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Religion in Korea

Religion in Korea refers the various religious traditions practiced on the Korean peninsula.

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Samadhi

Samadhi (Sanskrit: समाधि), also called samāpatti, in Hinduism, Buddhism, Jainism, Sikhism and yogic schools refers to a state of meditative consciousness.

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Sandhinirmocana Sutra

The Ārya-saṃdhi-nirmocana-sūtra (Sanskrit;; Gongpa Ngédrel) or Noble sūtra of the Explanation of the Profound Secrets is a Mahāyāna Buddhist text and the most important sutra of the Yogācāra school.

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Sangha

Sangha (saṅgha; saṃgha; සංඝයා; พระสงฆ์; Tamil: சங்கம்) is a word in Pali and Sanskrit meaning "association", "assembly", "company" or "community" and most commonly refers in Buddhism to the monastic community of bhikkhus (monks) and bhikkhunis (nuns).

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Sanskrit

Sanskrit is the primary liturgical language of Hinduism; a philosophical language of Hinduism, Sikhism, Buddhism and Jainism; and a former literary language and lingua franca for the educated of ancient and medieval India.

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Second Sino-Japanese War

The Second Sino-Japanese War was a military conflict fought primarily between the Republic of China and the Empire of Japan from July 7, 1937, to September 2, 1945.

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Sem Vermeersch

Sem Andre Claudine Vermeersch (born 1968 in Blankenberge)Library of Congress (LOC) authority file, is a Belgian academician, editor, author, administrator and professor of Buddhism at Seoul National University.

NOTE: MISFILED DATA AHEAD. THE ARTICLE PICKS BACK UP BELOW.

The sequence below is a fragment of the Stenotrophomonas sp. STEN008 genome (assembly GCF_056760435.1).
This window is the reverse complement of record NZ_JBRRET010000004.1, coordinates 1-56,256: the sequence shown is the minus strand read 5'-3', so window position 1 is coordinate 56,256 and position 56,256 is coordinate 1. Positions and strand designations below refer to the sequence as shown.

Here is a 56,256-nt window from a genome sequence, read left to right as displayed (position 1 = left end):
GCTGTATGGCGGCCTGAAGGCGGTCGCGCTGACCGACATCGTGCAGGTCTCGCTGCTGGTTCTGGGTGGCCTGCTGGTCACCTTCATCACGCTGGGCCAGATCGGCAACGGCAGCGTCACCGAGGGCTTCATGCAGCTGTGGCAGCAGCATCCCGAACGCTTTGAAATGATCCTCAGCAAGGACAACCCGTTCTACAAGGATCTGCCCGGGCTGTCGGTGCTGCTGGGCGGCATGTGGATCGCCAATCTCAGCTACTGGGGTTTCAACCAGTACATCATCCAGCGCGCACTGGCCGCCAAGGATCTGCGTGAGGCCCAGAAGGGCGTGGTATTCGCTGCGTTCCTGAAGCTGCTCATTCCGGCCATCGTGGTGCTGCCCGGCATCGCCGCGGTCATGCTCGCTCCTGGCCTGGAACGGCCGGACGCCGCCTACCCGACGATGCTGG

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Seokguram

The Seokguram Grotto is a hermitage and part of the Bulguksa temple complex.

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Seongcheol

Seongcheol (April 6, 1912 – November 4, 1993) is the dharma name of a Korean Seon (Zen) Master.

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Seungsahn

Seungsahn (August 1, 1927November 30, 2004), born Duk-In Lee, was a Korean Seon master of the Jogye Order and founder of the international Kwan Um School of Zen.

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Shamanism

Shamanism is a practice that involves a practitioner reaching altered states of consciousness in order to perceive and interact with what they believe to be a spirit world and channel these transcendental energies into this world.

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Shrine

A shrine (scrinium "case or chest for books or papers"; Old French: escrin "box or case") is a holy or sacred place, which is dedicated to a specific deity, ancestor, hero, martyr, saint, daemon, or similar figure of awe and respect, at which they are venerated or worshipped.

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Silla

Silla (57 BC57 BC according to the Samguk Sagi; however Seth 2010 notes that "these dates are dutifully given in many textbooks and published materials in Korea today, but their basis is in myth; only Goguryeo may be traced back to a time period that is anywhere near its legendary founding." – 935 AD) was a kingdom located in southern and central parts of the Korean Peninsula.

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Sinpo

Sinpho is a port city on the coast of the Sea of Japan (East Sea of Korea) in central South Hamgyŏng province, North Korea.

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Songgwangsa